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Move over, fitness trackers. Smart clothing is like a second skin for better living

design

Move over, fitness trackers. Smart clothing is like a second skin for better living

Knix Wear’s Evolution tank looks like one garment but has six layers of stabilizers built in.

Now that everyone seems to have a fitness tracker disguised as jewellery, what's next in transformative wearable technology? Plenty, if these Canadian innovators have their way

At first glance, a Hexoskin Smart shirt looks like basic workout gear – black, wicking fabric sewn into a machine-washable tank or tee with smooth seams, and for women's tops, a built-in bra. But the form-fitting Hexoskin garment developed by Montreal's Carré Technologies is a biometric tool that gathers data, such as the wearer's step count and heart rate, through sensors integrated into the material.

When connected to its Bluetooth recording device, the garment can collect 42,000 data points a minute, making it a scientific instrument at heart, and the perfect tool for professional athletes. The shirts have been worn by Cirque du Soleil's elite performers during rehearsals, as well as the Dufour-Lapointe sisters, Justine, Chloé and Maxime, during their freestyle ski training. Meanwhile, the Hexoskin gear that Canadian gold-medal freestyle wrestler Erica Wiebe wore to train for the Rio de Janeiro Summer Olympics now resides in the permanent collection of Ottawa's Museum of Science and Technology.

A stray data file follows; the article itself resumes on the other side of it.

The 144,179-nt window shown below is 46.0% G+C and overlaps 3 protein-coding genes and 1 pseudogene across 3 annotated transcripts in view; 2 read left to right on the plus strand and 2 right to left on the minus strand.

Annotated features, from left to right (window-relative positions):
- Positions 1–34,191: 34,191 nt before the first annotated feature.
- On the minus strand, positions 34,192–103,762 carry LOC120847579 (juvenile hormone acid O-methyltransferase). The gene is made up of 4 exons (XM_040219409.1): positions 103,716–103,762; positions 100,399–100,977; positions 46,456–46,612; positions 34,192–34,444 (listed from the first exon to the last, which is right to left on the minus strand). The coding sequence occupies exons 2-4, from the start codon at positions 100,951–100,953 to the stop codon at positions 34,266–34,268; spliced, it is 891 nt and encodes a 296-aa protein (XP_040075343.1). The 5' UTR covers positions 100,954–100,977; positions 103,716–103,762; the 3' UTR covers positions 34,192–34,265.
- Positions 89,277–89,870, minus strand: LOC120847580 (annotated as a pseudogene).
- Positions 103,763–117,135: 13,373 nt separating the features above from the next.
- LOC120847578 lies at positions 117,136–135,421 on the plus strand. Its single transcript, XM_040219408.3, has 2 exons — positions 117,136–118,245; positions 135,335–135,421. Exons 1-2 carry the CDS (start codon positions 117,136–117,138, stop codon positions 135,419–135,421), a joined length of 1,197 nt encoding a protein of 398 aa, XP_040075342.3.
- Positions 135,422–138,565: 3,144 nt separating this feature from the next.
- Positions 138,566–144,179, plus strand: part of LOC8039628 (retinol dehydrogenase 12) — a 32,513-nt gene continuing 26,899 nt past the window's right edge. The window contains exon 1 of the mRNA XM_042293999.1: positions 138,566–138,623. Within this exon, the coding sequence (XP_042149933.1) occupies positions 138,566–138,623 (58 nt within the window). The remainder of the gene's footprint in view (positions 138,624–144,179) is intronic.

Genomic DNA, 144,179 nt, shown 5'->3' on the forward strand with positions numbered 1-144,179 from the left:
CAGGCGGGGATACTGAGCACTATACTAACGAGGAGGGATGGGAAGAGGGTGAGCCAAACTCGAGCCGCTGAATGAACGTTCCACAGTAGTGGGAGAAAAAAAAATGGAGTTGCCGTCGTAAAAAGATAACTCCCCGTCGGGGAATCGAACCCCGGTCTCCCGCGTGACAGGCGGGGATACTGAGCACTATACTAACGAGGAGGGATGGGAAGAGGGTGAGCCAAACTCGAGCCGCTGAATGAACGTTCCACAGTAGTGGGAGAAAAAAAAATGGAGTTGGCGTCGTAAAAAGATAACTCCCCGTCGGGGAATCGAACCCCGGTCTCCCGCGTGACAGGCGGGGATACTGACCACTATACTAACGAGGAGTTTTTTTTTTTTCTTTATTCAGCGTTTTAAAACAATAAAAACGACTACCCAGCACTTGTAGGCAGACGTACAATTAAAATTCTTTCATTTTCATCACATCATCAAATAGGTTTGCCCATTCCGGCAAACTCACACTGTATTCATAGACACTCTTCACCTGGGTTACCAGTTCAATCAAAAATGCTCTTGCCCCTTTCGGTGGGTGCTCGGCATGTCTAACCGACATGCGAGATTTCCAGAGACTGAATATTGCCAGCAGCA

But the Hexoskin Smart shirt, which became the first piece of smart clothing sold by Best Buy Canada in 2015, is also at the cutting edge of a fashion industry that is already pushing boundaries, especially when it comes to the fabric itself.

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Hexoskin uses sensory wires sewn into the fabric to transmit the wearer’s performance data via Bluetooth.

For example, when Carré Technologies started production, local manufacturing was a challenge, because of the need to sew the sensory wires into the material. "We had to integrate our technology into the textiles – and people in garment industries don't have experience with electronics," co-founder and chief technology officer Jean-François Roy says. "But we came up with a manufacturing solution that's quite unique, and we're the only ones doing it on Earth. It's our 'secret sauce.'"

Hexoskin, much like other new forms of wearables, looks beyond fashion and gadget trends to blur the line between technology and users, becoming like a second skin for better living. For Canadian innovators in the tech-garment industry, the focus is on wearibility over wearables.

Toronto-based Knix Wear, for example, uses technology to create comfortable intimate apparel. Joanna Griffiths, who founded the company, sources fabric from an Italian textile mill that also supplies Olympic athletic gear. But it's the company's partnership with York University, that's enabled it to undergo explosive growth. The university provides access to state-of-the-art lab equipment, which Knix uses for research and development.

"The innovation piece that we really brought to the table was figuring out the ultimate recipe of the layers," she adds. It's the key to one of the company's newest products, the Evolution tank.